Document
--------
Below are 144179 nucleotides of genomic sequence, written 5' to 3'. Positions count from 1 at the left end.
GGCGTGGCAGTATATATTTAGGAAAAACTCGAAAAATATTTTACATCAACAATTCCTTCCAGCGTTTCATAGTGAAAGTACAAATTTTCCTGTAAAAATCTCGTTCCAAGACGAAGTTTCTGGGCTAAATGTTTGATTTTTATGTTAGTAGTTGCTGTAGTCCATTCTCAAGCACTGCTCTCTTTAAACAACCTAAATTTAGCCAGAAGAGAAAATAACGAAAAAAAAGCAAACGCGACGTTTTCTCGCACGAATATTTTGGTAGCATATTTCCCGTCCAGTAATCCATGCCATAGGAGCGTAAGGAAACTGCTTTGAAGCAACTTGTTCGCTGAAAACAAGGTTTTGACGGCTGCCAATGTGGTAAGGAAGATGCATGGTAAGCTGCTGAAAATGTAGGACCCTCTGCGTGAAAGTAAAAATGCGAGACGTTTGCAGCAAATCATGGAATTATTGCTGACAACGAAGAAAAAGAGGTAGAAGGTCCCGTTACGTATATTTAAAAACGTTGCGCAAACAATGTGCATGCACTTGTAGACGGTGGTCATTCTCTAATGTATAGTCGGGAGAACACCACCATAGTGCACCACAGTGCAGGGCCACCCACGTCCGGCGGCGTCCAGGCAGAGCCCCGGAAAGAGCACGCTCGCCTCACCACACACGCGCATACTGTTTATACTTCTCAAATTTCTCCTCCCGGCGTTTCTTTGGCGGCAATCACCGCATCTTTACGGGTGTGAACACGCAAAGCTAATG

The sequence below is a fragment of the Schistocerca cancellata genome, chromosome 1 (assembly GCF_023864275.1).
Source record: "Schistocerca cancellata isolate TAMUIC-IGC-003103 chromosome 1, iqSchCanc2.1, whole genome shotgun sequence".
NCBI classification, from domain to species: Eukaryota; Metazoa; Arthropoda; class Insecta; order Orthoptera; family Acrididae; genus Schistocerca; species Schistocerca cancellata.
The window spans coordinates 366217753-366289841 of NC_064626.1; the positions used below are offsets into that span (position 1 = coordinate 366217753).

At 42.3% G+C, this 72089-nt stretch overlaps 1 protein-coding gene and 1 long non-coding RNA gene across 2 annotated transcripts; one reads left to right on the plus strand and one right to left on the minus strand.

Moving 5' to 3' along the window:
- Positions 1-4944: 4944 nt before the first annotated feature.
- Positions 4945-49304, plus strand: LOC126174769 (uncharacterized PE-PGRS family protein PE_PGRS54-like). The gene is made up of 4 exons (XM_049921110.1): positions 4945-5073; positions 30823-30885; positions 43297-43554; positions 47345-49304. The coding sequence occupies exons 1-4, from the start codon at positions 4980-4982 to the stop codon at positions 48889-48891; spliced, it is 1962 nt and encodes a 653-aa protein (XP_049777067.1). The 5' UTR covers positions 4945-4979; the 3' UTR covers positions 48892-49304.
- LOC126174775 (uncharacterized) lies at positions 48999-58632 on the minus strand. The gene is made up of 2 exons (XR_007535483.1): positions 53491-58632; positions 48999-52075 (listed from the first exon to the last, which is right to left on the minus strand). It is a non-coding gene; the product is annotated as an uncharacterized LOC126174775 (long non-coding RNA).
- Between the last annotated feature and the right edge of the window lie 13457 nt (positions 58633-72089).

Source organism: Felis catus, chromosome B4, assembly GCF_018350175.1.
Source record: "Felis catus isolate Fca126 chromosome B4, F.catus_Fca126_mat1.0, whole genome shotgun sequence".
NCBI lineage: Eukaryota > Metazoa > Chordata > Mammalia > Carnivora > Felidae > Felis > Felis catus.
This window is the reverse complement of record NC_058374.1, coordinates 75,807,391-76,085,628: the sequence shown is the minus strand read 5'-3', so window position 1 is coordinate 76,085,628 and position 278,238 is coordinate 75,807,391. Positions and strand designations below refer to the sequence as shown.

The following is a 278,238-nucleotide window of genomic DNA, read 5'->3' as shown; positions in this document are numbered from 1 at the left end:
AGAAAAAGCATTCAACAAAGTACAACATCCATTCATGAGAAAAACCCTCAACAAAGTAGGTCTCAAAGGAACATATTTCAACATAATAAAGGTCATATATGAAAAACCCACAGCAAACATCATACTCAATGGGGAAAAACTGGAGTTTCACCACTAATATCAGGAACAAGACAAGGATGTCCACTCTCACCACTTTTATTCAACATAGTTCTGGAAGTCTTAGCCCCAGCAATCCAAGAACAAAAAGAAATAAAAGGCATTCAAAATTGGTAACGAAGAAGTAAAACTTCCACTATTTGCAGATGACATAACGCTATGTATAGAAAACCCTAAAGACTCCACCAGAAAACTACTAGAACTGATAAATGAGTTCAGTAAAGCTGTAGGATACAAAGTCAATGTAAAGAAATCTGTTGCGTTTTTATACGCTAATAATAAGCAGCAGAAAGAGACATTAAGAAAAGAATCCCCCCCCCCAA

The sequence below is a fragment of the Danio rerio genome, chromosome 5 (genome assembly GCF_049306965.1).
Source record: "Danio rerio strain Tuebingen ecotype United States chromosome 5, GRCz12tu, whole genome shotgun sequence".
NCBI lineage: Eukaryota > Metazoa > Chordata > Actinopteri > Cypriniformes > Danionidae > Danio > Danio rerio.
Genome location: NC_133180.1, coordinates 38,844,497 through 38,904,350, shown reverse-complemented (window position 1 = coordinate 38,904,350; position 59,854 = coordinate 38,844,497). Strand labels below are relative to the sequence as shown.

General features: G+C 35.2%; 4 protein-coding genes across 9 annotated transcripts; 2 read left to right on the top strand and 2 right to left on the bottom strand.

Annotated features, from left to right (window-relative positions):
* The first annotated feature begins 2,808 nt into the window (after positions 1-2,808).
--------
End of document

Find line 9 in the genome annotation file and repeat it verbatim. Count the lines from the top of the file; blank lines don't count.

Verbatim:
- Positions 1-4944: 4944 nt before the first annotated feature.